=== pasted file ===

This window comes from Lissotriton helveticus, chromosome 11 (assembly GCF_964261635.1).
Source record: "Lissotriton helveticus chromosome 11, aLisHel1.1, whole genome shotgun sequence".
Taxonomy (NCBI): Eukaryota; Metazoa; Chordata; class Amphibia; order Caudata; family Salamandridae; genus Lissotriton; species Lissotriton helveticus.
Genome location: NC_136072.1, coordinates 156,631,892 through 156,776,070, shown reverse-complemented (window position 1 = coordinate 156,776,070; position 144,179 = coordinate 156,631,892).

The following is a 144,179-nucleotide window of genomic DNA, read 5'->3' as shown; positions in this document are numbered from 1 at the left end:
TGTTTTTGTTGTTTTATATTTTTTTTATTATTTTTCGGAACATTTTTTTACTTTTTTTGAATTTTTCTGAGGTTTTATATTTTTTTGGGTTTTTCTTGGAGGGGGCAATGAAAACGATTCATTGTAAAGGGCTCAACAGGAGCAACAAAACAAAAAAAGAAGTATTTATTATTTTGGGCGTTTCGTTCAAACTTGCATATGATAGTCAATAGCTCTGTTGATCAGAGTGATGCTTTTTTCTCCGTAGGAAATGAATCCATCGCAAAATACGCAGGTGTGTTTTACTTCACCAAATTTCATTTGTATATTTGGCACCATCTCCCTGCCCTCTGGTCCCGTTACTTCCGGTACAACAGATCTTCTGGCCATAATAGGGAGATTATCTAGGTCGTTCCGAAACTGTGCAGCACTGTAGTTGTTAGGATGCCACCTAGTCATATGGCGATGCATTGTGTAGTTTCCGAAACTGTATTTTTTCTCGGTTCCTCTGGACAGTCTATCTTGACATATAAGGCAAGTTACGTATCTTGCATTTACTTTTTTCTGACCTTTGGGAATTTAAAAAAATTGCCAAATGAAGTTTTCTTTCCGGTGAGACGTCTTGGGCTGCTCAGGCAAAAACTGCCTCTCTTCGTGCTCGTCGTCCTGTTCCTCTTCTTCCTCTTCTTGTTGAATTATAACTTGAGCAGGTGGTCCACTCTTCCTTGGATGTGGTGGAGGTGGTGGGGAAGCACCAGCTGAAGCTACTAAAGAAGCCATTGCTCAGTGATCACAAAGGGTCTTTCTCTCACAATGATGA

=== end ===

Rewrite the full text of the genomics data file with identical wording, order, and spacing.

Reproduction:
This window comes from Lissotriton helveticus, chromosome 11 (assembly GCF_964261635.1).
Source record: "Lissotriton helveticus chromosome 11, aLisHel1.1, whole genome shotgun sequence".
Taxonomy (NCBI): Eukaryota; Metazoa; Chordata; class Amphibia; order Caudata; family Salamandridae; genus Lissotriton; species Lissotriton helveticus.
Genome location: NC_136072.1, coordinates 156,631,892 through 156,776,070, shown reverse-complemented (window position 1 = coordinate 156,776,070; position 144,179 = coordinate 156,631,892).

The following is a 144,179-nucleotide window of genomic DNA, read 5'->3' as shown; positions in this document are numbered from 1 at the left end:
TGTTTTTGTTGTTTTATATTTTTTTTATTATTTTTCGGAACATTTTTTTACTTTTTTTGAATTTTTCTGAGGTTTTATATTTTTTTGGGTTTTTCTTGGAGGGGGCAATGAAAACGATTCATTGTAAAGGGCTCAACAGGAGCAACAAAACAAAAAAAGAAGTATTTATTATTTTGGGCGTTTCGTTCAAACTTGCATATGATAGTCAATAGCTCTGTTGATCAGAGTGATGCTTTTTTCTCCGTAGGAAATGAATCCATCGCAAAATACGCAGGTGTGTTTTACTTCACCAAATTTCATTTGTATATTTGGCACCATCTCCCTGCCCTCTGGTCCCGTTACTTCCGGTACAACAGATCTTCTGGCCATAATAGGGAGATTATCTAGGTCGTTCCGAAACTGTGCAGCACTGTAGTTGTTAGGATGCCACCTAGTCATATGGCGATGCATTGTGTAGTTTCCGAAACTGTATTTTTTCTCGGTTCCTCTGGACAGTCTATCTTGACATATAAGGCAAGTTACGTATCTTGCATTTACTTTTTTCTGACCTTTGGGAATTTAAAAAAATTGCCAAATGAAGTTTTCTTTCCGGTGAGACGTCTTGGGCTGCTCAGGCAAAAACTGCCTCTCTTCGTGCTCGTCGTCCTGTTCCTCTTCTTCCTCTTCTTGTTGAATTATAACTTGAGCAGGTGGTCCACTCTTCCTTGGATGTGGTGGAGGTGGTGGGGAAGCACCAGCTGAAGCTACTAAAGAAGCCATTGCTCAGTGATCACAAAGGGTCTTTCTCTCACAATGATGA